Quite rightly he has had to apologise, except he didn’t quite manage it. Firstly, his story about having been ‘on a journey’ and ‘trying to improve’ falls away when it turns out some of this abuse was only made a few months ago. He himself has suggested that if he was a Conservative he wouldn’t be forgiven because well – they are not into equality. His apology therefore goes on to upset the millions that voted Conservative who presumably Labour will want to bring around to their side at the next election. Fortunately he has had the sense to resign from the Women and Equalities committee, but Mr Corbyn is still standing by him – well he shouldn’t. It’s all a complete mess.

Mr O’Mara should resign as an MP, spend some time on reflection, behave better and then maybe he could be rehabilitated. I am prepared to bet my house that won’t happen.

Why is it so difficult to get it right when saying sorry? The emotions of contrition are complex and deep rooted. We can all relate to making a child say sorry for some misdemeanour, we can all probably remember being made to apologise when we were younger, except we probably never meant it. No one ever wants to admit being in the wrong. If it was the wrong thing to do then, why do it? Few of us are brought up to say and do bad things but we do. It’s human nature. If we were all so perfect this planet wouldn’t have all the wars and conflict happening that it currently does.

Insincere apologies stand out a mile, you can even buy ‘Sorry’ greetings cards to save you the effort of speaking to someone face to face. My favourite is “I’ve been asked to apologise on behalf of….” It seems that unreserved apologies, never actually are and if I had a pound for all the corporate apologies I had received over the years I would be able to retire.

So, here’s some tips for Mr O’Mara, Mr Weinstein and all those other souls caught out:

  1. If you have lied then you only make it worse by continuing with other layers of untruths.
  2. Apologising swiftly shortens the conflict.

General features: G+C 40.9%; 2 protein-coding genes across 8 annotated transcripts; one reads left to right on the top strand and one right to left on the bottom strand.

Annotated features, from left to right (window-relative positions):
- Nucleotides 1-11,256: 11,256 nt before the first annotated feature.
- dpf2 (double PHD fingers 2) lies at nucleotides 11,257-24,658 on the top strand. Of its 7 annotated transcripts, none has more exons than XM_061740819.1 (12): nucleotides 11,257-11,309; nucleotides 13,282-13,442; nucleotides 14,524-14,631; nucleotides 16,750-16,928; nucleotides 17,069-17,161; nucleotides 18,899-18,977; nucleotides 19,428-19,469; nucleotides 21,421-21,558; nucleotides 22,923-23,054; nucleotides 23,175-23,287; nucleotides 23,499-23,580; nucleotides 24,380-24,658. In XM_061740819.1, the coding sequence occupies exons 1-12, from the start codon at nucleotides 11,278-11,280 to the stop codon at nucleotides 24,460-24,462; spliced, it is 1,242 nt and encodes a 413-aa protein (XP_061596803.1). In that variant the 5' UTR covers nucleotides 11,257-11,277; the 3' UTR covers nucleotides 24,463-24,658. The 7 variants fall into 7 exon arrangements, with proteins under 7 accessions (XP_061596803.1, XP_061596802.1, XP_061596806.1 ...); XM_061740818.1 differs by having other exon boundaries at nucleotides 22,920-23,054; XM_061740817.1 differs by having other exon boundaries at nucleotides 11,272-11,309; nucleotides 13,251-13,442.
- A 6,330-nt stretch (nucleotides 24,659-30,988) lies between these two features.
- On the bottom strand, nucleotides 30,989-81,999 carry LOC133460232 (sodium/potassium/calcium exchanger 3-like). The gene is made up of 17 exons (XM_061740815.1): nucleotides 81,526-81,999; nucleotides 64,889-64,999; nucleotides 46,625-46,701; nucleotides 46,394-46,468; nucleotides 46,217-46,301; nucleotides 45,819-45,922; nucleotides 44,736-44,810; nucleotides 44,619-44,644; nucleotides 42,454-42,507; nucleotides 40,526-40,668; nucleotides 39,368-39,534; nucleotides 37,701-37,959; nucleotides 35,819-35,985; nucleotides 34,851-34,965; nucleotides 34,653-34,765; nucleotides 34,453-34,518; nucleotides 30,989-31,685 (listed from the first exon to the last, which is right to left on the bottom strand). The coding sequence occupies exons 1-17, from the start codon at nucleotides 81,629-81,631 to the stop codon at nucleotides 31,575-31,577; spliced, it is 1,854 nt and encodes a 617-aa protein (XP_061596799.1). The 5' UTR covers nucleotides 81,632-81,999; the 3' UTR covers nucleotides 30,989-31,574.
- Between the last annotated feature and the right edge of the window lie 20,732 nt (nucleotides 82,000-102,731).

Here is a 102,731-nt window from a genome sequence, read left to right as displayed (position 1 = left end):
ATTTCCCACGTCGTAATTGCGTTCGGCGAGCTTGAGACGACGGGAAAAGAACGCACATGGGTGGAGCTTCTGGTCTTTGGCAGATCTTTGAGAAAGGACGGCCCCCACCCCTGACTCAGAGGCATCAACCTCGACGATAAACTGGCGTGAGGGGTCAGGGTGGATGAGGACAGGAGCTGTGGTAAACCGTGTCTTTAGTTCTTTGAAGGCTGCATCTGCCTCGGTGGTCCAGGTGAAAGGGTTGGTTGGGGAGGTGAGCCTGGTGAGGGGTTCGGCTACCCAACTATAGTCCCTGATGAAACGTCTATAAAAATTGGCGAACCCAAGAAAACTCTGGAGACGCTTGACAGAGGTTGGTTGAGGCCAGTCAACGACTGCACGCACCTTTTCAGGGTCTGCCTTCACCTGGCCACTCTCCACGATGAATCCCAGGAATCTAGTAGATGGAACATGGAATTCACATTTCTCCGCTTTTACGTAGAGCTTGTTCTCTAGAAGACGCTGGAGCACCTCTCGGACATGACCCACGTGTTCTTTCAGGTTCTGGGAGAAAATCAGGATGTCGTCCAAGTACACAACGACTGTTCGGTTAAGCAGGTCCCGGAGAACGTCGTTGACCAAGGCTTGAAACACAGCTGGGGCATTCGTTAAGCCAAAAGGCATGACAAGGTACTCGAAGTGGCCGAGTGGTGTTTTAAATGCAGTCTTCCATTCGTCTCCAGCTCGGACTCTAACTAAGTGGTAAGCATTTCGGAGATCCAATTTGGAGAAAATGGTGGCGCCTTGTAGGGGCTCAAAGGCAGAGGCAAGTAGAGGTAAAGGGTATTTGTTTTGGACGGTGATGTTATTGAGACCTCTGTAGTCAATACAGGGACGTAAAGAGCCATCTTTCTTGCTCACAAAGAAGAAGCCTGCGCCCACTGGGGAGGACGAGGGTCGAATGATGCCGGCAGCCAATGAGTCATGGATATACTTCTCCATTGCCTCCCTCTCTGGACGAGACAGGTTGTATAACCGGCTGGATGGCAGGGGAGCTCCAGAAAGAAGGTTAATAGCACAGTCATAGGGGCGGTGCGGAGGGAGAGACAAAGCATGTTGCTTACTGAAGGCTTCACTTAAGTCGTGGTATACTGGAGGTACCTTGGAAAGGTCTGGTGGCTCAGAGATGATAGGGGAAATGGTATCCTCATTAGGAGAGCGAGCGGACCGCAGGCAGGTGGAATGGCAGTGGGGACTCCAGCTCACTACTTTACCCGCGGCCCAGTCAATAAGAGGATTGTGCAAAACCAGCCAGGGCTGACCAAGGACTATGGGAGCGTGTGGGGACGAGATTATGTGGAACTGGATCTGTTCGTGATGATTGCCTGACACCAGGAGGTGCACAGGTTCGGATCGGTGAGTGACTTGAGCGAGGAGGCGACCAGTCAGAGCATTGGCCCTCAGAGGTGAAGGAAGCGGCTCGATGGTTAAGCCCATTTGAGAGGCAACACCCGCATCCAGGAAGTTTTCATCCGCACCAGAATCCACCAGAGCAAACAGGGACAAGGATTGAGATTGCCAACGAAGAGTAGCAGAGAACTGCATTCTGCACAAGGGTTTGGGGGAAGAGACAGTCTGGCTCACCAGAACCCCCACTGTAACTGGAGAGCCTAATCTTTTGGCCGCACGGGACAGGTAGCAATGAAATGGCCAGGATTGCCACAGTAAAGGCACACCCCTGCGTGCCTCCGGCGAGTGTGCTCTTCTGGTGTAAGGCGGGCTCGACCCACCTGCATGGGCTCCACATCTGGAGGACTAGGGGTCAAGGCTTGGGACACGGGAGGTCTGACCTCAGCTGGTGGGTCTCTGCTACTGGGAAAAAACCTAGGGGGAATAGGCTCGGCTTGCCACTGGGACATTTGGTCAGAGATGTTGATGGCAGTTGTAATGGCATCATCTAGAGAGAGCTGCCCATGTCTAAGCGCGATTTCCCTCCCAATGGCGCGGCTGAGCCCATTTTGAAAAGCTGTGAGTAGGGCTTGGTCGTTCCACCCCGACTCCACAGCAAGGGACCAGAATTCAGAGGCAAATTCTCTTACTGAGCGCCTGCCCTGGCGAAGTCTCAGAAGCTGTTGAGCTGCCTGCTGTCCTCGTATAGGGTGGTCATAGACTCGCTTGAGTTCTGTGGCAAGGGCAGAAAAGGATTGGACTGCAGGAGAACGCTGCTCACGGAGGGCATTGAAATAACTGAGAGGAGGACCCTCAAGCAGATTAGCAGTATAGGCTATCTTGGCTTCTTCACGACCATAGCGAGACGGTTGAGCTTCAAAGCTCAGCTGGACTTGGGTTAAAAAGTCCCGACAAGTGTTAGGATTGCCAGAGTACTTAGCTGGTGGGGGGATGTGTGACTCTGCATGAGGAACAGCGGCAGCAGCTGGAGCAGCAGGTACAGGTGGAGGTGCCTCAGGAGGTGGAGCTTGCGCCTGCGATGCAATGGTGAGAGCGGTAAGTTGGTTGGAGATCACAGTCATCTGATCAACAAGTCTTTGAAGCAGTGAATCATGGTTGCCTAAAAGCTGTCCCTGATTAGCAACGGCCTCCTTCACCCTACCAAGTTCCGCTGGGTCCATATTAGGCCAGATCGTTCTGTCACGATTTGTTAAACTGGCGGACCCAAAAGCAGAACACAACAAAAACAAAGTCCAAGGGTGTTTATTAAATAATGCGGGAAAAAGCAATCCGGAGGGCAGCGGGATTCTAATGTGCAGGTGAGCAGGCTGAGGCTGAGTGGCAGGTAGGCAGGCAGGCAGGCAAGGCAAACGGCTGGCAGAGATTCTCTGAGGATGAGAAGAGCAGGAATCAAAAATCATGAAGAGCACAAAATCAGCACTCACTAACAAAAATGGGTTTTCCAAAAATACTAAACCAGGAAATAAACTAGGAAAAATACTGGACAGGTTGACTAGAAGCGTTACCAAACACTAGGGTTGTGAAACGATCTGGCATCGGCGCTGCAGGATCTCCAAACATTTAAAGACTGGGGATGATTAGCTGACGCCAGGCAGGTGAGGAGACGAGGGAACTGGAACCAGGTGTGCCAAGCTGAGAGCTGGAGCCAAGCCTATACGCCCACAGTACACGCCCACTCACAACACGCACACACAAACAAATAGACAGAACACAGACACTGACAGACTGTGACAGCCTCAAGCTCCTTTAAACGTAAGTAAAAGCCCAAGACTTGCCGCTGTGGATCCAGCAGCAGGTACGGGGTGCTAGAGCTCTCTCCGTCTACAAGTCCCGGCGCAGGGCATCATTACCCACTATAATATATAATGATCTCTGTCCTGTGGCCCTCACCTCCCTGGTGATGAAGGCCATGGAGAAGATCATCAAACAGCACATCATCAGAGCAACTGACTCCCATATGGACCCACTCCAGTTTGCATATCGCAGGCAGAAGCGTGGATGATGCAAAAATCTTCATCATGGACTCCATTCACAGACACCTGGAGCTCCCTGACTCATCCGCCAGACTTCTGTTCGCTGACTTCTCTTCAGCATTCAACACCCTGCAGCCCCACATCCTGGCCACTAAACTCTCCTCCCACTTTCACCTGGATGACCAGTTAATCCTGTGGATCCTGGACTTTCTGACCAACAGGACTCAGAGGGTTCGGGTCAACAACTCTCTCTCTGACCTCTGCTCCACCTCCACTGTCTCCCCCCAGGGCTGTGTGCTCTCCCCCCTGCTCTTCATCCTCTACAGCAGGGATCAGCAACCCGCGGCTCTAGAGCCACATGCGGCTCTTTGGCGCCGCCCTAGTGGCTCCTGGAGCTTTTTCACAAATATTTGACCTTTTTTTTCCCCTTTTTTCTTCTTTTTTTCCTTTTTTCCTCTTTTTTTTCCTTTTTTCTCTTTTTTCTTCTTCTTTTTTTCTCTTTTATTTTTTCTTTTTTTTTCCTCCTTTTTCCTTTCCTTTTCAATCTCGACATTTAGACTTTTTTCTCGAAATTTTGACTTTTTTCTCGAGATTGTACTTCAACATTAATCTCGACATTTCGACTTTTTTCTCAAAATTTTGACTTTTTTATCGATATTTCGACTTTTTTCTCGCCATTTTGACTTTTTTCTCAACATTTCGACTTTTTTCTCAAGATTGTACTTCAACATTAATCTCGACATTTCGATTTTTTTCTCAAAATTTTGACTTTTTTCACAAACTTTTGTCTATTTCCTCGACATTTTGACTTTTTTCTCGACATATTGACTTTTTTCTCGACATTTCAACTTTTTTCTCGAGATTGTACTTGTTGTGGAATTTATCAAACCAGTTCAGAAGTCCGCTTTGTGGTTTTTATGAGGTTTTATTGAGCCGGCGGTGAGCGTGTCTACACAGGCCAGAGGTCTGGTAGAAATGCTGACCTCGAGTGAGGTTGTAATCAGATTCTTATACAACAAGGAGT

3. Don’t even think of saying sorry if you don’t mean it.
  4. The saying ‘sincerity is the test of truth’ is rubbish, truth is truth. Insincerity is sniffed out a mile off.
  5. Never ever say: “I am sorry you feel that way.” It’s the route to being punched!
  6. If someone apologises to you then accept it, IF YOU WANT TO, if not still be mad as hell if your mental strength can cope with that.
  7. Saying sorry is NOT about words only, it’s also about changing your behaviour (the most difficult part of an apology).
  8. Look up the definitions of Accountability and Responsibility, enough said.

If this blog has gone on too long then I’m sorry…. but then again I might not be!

(image courtesy of The Guardian)


Tags: , , , , , ,

Revenge is a dish …

June 26, 2017 | Coaching Red Hot Blogs

Screenshot 2017-06-26 10.33.09

Best served out in the open, if your name is George Osborne. It seems that our ex-Chancellor of The Exchequer is using his new found freedom as editor of The London Evening Standard to undertake a personal and very public vendetta against Teresa May.

Frankly I think he’s rather overdoing it. Don’t get me wrong, I absolutely understand what a delicious feeling revenge is, that sense of getting your own back for a slight or wrong you have suffered is enormously gratifying, but you just can’t keep it going.